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The Benefits of Cottonseed Oil in Food Processing

Monday, January 24, 2022
The Benefits of Cottonseed Oil in Food Processing

Cottonseed oil is used widely in food processing, but like many edible vegetable oils draws concern for its environmental impacts, including contribution to climate change. Using life-cycle assessments, researchers analyzed several vegetable oils, including U.S.-produced cottonseed oil, and determined that cottonseed oil offers advantages for climate change compared to other seed oils, among them a reduction in related impacts by up to 83%. The research shows that the cultivation phase is the main impact driver for all of the oils analyzed, which supports the need for continued advancements in agriculture. 

Comparative Life Cycle Assessment of Edible Vegetable Frying Oils

Valentina Prado, Jesse Daystar, Steven Pires, Michele Wallace, Lise Laurin

Published Transactions of the ASABE. 64(6): 1717-1733. (doi: 10.13031/trans.14515)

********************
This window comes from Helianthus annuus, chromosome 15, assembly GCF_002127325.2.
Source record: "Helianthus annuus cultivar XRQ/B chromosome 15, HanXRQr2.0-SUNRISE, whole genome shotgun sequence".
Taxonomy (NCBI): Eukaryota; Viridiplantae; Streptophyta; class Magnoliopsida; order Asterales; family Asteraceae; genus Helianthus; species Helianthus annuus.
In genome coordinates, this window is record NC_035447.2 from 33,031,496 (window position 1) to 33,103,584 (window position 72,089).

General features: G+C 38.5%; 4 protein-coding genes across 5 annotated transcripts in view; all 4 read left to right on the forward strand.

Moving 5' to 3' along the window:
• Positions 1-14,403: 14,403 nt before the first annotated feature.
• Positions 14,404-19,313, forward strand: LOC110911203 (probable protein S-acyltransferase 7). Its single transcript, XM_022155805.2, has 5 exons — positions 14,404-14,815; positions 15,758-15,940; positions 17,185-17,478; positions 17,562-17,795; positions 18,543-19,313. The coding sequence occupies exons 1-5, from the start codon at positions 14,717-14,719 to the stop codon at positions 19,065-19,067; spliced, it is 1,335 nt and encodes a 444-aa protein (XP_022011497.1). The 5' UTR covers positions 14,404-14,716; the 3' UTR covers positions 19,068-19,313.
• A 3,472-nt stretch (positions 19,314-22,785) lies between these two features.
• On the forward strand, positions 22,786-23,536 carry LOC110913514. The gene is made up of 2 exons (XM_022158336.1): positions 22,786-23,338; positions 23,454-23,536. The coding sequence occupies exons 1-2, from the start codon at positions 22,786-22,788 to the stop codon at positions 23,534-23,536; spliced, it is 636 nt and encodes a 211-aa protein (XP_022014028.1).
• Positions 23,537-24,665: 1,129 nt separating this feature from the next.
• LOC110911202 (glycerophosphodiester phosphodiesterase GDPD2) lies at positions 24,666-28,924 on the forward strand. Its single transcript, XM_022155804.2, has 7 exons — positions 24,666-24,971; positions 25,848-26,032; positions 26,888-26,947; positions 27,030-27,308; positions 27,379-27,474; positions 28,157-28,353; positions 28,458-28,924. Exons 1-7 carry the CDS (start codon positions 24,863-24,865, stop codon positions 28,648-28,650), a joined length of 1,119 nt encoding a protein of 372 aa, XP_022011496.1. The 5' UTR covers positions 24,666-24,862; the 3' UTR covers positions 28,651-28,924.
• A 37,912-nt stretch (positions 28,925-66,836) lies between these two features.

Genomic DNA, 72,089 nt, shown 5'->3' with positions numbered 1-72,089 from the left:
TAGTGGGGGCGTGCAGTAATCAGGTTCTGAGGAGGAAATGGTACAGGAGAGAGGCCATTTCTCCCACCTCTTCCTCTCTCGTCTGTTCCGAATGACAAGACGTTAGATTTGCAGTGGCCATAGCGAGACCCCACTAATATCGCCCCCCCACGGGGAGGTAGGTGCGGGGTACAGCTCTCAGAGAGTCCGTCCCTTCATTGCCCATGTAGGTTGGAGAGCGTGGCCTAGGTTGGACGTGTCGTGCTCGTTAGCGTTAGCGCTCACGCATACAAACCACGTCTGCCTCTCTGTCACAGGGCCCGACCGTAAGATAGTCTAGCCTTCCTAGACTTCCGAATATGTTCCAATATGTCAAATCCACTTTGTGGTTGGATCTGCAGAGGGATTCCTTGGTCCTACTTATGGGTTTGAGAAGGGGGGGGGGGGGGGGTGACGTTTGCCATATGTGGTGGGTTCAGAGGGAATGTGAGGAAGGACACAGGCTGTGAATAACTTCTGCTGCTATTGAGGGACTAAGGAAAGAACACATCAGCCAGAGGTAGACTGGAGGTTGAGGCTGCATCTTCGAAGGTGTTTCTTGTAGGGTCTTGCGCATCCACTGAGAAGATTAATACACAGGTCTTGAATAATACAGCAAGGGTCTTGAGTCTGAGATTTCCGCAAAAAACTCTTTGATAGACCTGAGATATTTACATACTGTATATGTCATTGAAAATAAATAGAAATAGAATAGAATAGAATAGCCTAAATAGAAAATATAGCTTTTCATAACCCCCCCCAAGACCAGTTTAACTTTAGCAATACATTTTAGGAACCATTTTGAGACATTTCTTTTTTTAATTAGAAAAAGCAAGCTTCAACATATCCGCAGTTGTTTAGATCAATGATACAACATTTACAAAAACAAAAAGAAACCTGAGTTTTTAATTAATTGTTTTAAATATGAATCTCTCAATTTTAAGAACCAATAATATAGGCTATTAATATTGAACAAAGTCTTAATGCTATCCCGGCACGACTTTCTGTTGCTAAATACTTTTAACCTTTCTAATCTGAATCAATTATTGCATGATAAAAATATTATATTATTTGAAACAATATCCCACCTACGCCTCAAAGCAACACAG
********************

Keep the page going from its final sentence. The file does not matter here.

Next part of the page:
Copyright 2021 American Society of Agricultural and Biological Engineers

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Abstract
Edible vegetable oils are a major source of climate change impacts and an environmental concern in the processed-food industry. This study consists of a cradle-to-grave life cycle assessment (LCA) of refined U.S. cottonseed oil (CSO), global soybean oil, U.S. canola oil, and palm oil sourced from Indonesia and Malaysia. Considering the oils equivalent for deep frying, they are compared on a 1 kg of oil basis. Analysis includes sensitivity analyses for modeling allocation choices and oil mixes as well as uncertainty analysis. Results show that the cultivation phase is the main impact driver for all vegetable oils analyzed, which favors CSO (U.S.) because it is a co-product. Refined CSO (U.S.) can reduce climate change impacts by up to 83%. Overall, refined CSO (U.S.) was a top performer in six of the eight impact categories evaluated. When ranking the oils, refined CSO (U.S.) was the preferred choice. Despite being the preferred choice, there are tradeoffs with CSO, such as water scarcity. In the context of global-scale commercial frying applications, e.g., McDonald‘s daily French fry production of 9 million tons per day, switching the frying oil to refined CSO (U.S.) represents potential savings of 1,130 to 2,188 tons of CO2-eq d-1. For fast-food chains seeking to reduce their climate change impacts, refined CSO (U.S.) may be useful in frying applications. However, opportunities may exist for improvement in water use efficiency in the cultivation phase, which reinforces the need for continuous improvements in agriculture.